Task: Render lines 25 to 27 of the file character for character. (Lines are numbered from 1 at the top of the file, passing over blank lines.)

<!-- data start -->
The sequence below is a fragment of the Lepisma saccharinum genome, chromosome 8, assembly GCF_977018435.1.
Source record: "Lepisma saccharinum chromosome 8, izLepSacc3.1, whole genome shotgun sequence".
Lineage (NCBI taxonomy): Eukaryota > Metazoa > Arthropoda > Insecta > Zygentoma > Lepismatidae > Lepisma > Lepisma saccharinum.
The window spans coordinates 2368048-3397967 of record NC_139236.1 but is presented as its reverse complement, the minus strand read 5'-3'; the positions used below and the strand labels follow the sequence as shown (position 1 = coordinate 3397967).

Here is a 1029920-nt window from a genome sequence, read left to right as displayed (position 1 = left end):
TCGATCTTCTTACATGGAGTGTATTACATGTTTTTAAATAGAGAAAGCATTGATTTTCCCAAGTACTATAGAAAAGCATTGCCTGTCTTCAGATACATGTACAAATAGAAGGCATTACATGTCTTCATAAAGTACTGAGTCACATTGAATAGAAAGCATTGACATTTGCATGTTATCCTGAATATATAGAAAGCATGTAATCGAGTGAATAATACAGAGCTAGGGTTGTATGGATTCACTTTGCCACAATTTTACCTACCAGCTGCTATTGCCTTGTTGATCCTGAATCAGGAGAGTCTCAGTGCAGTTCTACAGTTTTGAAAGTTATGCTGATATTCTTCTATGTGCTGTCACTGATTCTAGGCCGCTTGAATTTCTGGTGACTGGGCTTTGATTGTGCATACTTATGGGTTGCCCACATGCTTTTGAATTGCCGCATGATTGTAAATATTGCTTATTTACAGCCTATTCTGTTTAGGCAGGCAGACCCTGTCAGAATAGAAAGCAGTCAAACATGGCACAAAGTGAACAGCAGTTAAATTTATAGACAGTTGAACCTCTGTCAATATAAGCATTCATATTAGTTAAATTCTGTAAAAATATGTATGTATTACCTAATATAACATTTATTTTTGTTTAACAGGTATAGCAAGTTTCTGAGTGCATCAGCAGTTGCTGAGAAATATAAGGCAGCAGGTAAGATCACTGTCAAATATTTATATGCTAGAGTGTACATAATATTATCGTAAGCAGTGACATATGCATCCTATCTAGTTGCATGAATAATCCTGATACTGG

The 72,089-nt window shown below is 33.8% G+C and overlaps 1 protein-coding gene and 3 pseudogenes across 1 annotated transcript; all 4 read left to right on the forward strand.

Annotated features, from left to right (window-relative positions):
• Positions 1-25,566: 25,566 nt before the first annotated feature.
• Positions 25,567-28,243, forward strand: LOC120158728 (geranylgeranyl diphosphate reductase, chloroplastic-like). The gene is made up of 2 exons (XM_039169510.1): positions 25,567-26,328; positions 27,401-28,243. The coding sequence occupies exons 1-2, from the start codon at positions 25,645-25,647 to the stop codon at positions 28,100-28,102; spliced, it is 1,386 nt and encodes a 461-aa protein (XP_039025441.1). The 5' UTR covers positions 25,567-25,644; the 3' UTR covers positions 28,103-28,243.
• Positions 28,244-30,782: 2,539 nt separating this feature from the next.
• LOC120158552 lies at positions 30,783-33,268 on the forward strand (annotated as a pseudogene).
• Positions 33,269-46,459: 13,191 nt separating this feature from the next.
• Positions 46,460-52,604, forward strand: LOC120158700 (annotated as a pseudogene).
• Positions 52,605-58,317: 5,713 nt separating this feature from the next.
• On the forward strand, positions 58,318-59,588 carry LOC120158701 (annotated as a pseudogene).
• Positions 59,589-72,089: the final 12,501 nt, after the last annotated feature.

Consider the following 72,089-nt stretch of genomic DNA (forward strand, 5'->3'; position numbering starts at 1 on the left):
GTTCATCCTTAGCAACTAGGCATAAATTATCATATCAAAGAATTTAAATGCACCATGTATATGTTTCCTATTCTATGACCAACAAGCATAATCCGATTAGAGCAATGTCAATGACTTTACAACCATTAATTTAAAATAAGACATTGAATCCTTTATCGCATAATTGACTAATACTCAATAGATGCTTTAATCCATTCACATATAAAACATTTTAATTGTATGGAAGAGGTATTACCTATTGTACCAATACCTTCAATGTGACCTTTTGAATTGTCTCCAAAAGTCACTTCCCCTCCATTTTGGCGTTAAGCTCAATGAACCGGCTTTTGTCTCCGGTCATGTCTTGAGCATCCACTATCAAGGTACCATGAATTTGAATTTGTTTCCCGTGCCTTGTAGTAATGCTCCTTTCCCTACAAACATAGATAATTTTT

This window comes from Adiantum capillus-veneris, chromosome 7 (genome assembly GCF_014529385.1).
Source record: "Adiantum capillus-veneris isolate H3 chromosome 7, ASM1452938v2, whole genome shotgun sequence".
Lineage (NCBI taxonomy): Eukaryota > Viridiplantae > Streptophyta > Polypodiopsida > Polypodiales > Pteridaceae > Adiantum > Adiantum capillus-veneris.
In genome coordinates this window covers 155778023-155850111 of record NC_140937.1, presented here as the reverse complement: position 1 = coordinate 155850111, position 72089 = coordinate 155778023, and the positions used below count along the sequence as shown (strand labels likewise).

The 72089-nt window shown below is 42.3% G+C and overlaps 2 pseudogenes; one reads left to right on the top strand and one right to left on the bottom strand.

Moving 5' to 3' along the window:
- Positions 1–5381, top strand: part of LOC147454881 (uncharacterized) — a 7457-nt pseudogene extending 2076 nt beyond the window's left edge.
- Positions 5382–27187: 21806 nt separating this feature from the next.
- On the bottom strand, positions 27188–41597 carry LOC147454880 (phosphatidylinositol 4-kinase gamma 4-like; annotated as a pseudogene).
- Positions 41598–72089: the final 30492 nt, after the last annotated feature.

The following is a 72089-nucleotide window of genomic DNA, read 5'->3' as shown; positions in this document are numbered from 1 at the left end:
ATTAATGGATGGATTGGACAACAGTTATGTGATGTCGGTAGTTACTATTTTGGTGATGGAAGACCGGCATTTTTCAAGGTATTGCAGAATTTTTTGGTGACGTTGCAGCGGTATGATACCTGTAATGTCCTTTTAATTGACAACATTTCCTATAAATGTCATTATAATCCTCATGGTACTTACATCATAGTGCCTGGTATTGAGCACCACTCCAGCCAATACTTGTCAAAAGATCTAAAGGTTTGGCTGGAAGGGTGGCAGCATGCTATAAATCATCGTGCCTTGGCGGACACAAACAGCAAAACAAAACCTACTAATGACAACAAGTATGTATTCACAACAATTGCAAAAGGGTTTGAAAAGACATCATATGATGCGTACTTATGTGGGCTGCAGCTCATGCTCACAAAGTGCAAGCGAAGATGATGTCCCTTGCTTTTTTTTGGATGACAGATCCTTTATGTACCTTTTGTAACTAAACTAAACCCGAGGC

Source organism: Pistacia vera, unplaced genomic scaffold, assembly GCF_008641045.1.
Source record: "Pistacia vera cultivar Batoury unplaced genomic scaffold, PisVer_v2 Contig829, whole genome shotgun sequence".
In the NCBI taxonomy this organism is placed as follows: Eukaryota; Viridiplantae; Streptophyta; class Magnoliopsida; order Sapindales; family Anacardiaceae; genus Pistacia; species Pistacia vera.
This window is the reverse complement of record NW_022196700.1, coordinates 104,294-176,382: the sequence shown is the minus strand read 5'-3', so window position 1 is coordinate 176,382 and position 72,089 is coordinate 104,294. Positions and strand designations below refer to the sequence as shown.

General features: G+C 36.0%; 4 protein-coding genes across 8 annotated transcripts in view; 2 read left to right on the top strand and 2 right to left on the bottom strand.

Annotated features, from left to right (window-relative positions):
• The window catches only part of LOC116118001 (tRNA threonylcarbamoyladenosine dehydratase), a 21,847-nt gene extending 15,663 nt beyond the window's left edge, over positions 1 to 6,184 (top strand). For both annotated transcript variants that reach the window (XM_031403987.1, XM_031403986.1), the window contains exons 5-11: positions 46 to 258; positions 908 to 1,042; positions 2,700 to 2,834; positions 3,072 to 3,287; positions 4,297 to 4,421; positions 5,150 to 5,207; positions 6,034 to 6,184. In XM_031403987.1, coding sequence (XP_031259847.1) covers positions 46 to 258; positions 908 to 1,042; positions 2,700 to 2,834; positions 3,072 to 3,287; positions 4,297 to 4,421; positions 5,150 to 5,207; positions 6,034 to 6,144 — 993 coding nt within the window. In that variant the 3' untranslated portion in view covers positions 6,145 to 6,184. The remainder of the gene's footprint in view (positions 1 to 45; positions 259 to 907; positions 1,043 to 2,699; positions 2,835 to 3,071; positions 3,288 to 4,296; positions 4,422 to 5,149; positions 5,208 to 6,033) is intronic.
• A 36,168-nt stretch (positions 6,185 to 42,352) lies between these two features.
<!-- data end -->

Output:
Moving 5' to 3' along the window:
- Positions 1–5381, top strand: part of LOC147454881 (uncharacterized) — a 7457-nt pseudogene extending 2076 nt beyond the window's left edge.
- Positions 5382–27187: 21806 nt separating this feature from the next.